Jon Katz, the Popular Author and Blogger, on Why Dogs Matter to Us (and How They Make Us More Human)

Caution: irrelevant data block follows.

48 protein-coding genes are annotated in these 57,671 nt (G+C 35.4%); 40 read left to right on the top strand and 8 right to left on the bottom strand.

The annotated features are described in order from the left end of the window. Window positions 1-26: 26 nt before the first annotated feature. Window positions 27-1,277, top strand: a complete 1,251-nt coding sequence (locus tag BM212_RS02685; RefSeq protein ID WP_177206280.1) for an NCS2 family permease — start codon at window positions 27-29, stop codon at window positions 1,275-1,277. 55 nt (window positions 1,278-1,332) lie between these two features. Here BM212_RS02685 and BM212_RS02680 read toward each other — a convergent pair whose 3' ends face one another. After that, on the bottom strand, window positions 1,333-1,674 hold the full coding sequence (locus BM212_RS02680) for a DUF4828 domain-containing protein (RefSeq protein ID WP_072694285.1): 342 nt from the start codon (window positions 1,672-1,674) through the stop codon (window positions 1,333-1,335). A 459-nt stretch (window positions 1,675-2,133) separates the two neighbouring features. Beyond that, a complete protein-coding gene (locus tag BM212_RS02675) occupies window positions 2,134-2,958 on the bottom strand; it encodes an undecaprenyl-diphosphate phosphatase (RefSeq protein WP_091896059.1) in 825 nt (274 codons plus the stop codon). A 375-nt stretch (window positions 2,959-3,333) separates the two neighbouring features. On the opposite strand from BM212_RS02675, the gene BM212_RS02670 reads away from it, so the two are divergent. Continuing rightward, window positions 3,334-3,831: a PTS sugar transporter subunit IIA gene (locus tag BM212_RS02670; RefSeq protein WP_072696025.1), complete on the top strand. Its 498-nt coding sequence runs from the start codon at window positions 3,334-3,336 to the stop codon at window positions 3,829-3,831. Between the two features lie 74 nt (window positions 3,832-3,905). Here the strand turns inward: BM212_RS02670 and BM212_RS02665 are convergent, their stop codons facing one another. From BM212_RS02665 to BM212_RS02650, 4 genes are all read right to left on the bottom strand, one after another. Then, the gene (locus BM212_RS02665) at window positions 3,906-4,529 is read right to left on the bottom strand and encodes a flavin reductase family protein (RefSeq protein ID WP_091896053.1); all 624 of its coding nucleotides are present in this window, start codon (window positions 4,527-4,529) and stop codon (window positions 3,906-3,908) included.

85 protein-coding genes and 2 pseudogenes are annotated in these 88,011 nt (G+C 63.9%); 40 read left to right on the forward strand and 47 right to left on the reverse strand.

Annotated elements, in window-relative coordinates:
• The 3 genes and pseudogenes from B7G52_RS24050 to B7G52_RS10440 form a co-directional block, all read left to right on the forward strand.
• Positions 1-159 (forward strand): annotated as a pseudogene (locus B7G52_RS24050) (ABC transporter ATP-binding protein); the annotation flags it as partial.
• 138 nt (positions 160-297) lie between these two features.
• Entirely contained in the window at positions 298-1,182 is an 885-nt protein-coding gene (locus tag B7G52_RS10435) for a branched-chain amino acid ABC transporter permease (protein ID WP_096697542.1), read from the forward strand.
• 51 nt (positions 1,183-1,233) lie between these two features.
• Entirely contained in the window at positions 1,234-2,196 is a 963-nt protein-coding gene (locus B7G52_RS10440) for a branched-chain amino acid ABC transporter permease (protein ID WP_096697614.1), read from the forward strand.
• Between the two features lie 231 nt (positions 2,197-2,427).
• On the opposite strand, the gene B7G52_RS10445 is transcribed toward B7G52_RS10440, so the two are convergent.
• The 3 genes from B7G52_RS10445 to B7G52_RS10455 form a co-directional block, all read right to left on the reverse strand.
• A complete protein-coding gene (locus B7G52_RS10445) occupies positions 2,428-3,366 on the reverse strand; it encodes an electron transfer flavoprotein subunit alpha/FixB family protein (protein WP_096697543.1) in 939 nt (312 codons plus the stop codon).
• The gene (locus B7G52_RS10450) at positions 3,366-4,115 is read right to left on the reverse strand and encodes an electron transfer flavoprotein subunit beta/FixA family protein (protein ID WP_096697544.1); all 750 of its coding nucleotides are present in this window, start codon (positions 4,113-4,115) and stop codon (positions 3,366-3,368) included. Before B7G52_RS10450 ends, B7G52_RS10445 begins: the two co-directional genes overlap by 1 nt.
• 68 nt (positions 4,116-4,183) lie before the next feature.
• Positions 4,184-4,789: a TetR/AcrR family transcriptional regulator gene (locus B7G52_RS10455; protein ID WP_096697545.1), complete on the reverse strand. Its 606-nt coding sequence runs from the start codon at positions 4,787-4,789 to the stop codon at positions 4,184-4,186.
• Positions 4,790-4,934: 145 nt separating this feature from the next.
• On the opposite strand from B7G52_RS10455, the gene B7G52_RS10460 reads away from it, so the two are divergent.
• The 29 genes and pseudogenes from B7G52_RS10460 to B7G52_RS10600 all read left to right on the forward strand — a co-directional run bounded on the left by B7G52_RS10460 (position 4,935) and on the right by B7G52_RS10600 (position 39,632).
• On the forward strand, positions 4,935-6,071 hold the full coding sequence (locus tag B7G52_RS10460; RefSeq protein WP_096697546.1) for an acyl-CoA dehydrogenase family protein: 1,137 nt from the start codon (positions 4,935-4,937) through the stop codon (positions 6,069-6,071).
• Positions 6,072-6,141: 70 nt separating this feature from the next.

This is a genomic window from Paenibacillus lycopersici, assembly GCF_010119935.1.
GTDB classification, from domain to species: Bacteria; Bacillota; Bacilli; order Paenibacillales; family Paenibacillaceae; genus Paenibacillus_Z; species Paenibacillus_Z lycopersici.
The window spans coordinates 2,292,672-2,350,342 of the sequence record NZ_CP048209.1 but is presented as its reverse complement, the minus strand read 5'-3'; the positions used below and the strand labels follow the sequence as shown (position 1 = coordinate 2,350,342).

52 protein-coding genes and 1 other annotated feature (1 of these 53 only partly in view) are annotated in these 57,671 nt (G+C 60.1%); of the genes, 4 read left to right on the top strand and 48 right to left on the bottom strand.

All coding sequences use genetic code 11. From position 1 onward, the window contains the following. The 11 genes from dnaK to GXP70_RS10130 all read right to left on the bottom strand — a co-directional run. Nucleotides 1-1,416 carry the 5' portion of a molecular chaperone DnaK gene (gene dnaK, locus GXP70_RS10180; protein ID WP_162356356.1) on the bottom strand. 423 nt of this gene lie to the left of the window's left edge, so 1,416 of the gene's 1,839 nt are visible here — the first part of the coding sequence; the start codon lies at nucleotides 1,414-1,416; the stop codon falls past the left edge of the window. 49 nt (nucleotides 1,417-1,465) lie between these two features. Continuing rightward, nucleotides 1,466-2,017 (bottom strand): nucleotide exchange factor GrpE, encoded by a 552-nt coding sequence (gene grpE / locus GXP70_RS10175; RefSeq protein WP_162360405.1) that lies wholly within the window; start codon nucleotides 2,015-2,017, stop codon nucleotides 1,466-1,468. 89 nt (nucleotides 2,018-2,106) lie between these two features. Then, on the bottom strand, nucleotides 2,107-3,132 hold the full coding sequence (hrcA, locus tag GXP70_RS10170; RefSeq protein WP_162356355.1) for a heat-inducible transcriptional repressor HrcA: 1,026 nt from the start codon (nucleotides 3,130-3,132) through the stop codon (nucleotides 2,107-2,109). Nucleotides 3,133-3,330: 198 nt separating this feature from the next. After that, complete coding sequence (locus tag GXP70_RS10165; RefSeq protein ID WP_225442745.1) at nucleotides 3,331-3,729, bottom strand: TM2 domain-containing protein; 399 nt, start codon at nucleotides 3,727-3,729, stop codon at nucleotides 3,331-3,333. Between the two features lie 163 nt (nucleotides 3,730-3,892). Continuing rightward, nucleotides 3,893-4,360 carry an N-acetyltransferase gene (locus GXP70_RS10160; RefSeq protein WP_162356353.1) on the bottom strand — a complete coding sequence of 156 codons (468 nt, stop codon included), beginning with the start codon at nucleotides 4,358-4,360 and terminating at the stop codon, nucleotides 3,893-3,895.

Tomorrow, Saturday the 19th, the annual Nimrod Conference for Readers and Writers will happen here on the TU campus; it's a day-long writing-and-editing symposium presented by Nimrod International Journal, running from 9:30am to 4:30pm and offering workshops in fiction, poetry, memoir, YA fantasy, writing queries and synopses for literary agents, and more. (You can learn more about tomorrow's Nimrod conference here --- and you can also learn about a special Nimrod Awards Dinner and Celebration, happening tonight [Friday the 18th] at 6:30pm in TU's Allen Chapman Activity Center, at this link.) Our guest is a writer who will participate in tomorrow's Nimrod festivities: Jon Katz is a memoirist, novelist, and blogger based in upstate New York, and his popular books, which often focus on dogs and people and the ways in which these two very distinct camps rely on each other, include "Running to the Mountain," "A Dog Year," and "The Dogs of Bedlam Farm: An Adventure with Sixteen Sheep, Three Dogs, Two Donkeys, and Me." (You can access Katz's website here, by the way.) This review of "The Dogs of Bedlam Farm," which ran in Publishers Weekly when that book first appeared in 2004, summarizes Katz's strengths as a writer: "Katz, whose books [have] earned him many faithful, dog-loving readers, here channels James Herriott's brand of agricultural humanism. It's a classic setup for amusing anecdotes: a 50-something 'suburban rookie' buys a farm in upstate New York, stocking it with three border collies and a small herd of sheep.... This leaves plenty of latitude for adventures --- lost sheep, horrible weather, the dramas of dog training and lamb birthing. Soon, the introspective author realizes that his interactions with dogs are about 'trying to become a better human.' After all, his dogs have unfailingly high expectations of him. The troublesome pup, Orson, becomes the great test of Katz's emotional maturity, requiring consistent discipline and love in the face of awful misbehavior (one of Orson's habits is eating sheep feces). 'If we herd sheep for another decade or so,' Katz writes, 'I might make it: I might become a patient man'.... These stories offer readers a potent stew of triumphs and failures, all tied together by the constancy of complicated, joyful, lovable dogs."